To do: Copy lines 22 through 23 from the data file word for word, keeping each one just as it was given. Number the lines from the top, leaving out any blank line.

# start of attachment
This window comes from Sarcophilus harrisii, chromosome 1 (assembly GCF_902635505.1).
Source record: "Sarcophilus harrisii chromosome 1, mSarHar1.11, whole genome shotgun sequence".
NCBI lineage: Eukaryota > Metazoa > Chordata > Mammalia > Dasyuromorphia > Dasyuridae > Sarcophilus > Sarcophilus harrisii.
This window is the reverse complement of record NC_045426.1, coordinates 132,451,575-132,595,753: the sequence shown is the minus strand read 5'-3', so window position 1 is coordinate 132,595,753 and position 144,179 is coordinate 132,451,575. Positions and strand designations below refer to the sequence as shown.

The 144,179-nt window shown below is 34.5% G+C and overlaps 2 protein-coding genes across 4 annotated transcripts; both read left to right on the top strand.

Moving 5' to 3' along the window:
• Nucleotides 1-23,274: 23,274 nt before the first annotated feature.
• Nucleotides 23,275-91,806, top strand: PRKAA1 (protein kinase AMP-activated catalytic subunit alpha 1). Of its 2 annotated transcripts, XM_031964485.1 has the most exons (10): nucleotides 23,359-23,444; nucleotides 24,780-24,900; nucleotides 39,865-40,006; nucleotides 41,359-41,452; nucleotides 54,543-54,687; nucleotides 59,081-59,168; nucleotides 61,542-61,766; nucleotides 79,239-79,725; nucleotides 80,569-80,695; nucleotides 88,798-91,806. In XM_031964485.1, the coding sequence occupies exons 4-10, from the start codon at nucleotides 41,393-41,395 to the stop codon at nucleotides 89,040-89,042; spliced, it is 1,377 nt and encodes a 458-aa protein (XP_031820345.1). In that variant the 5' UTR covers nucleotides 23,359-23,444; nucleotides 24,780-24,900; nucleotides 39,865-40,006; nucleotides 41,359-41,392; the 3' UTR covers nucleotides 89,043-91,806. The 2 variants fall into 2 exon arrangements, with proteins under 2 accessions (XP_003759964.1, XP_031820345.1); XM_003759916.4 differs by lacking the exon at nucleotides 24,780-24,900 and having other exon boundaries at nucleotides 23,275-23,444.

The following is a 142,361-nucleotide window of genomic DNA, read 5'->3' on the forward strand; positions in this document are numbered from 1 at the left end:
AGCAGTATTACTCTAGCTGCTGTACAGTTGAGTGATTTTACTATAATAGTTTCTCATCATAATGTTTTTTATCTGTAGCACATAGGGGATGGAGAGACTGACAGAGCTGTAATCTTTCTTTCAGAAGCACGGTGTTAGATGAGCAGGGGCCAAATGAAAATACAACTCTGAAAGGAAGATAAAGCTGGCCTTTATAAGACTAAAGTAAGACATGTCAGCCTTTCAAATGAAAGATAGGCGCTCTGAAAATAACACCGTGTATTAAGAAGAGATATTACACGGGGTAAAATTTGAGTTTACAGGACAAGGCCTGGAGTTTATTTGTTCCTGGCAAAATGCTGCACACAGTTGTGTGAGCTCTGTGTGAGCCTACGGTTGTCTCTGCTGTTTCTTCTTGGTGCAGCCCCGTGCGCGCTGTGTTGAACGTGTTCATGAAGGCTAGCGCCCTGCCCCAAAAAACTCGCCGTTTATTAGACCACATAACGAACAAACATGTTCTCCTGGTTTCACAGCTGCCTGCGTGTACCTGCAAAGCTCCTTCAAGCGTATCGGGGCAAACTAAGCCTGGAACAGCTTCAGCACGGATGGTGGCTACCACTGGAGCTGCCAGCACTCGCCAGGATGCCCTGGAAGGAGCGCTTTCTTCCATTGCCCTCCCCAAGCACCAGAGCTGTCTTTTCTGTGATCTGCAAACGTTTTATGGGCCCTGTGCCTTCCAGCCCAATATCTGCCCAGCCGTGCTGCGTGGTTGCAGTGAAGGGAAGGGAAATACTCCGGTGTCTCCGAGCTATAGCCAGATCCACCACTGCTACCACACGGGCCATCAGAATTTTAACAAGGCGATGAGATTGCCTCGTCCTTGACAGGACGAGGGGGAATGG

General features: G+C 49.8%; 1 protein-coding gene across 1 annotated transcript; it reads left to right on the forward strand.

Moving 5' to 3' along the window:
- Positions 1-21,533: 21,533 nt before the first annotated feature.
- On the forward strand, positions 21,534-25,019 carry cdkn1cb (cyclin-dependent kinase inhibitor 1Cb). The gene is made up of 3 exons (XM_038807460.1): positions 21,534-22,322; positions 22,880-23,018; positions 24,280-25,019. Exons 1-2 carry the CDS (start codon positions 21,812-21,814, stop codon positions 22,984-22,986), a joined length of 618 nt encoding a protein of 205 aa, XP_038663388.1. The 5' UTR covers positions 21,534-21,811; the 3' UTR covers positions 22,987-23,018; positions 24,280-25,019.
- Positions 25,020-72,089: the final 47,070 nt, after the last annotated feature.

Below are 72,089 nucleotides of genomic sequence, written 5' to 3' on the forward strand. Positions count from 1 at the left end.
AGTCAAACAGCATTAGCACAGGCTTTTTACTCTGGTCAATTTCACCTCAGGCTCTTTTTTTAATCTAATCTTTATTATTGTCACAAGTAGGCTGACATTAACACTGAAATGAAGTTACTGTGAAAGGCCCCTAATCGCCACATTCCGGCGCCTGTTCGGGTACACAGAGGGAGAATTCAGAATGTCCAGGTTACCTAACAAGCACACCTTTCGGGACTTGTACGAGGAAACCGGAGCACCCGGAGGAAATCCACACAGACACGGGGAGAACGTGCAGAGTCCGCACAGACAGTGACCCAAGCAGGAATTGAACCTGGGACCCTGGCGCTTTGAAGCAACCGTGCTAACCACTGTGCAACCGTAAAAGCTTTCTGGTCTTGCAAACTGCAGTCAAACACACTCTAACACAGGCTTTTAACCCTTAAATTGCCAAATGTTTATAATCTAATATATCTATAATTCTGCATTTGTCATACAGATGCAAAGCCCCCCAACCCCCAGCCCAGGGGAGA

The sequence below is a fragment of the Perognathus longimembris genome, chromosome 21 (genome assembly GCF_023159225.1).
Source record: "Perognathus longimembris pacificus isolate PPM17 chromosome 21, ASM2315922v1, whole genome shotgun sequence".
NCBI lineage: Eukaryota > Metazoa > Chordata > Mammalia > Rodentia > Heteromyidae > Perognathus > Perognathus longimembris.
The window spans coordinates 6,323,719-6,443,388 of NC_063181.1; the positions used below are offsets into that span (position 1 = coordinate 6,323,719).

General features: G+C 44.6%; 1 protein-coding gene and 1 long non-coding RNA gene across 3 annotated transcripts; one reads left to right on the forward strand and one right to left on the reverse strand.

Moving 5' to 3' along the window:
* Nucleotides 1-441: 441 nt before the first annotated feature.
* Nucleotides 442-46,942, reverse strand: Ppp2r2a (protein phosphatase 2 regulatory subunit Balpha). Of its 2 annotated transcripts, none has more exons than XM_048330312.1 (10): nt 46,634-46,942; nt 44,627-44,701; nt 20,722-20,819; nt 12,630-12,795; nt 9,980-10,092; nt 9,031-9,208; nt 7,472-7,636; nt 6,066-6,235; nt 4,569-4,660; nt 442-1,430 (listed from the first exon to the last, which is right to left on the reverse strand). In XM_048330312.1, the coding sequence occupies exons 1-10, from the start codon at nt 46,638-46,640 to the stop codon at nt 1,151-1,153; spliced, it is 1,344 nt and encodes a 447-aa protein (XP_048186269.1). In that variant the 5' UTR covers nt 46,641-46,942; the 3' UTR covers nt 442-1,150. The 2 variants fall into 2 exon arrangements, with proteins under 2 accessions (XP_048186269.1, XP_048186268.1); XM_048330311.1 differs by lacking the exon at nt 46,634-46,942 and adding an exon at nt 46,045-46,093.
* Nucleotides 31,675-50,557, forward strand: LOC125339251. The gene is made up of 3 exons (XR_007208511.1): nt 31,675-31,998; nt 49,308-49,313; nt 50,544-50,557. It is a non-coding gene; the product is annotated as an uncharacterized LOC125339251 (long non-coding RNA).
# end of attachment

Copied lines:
General features: G+C 44.6%; 1 protein-coding gene and 1 long non-coding RNA gene across 3 annotated transcripts; one reads left to right on the forward strand and one right to left on the reverse strand.

Moving 5' to 3' along the window: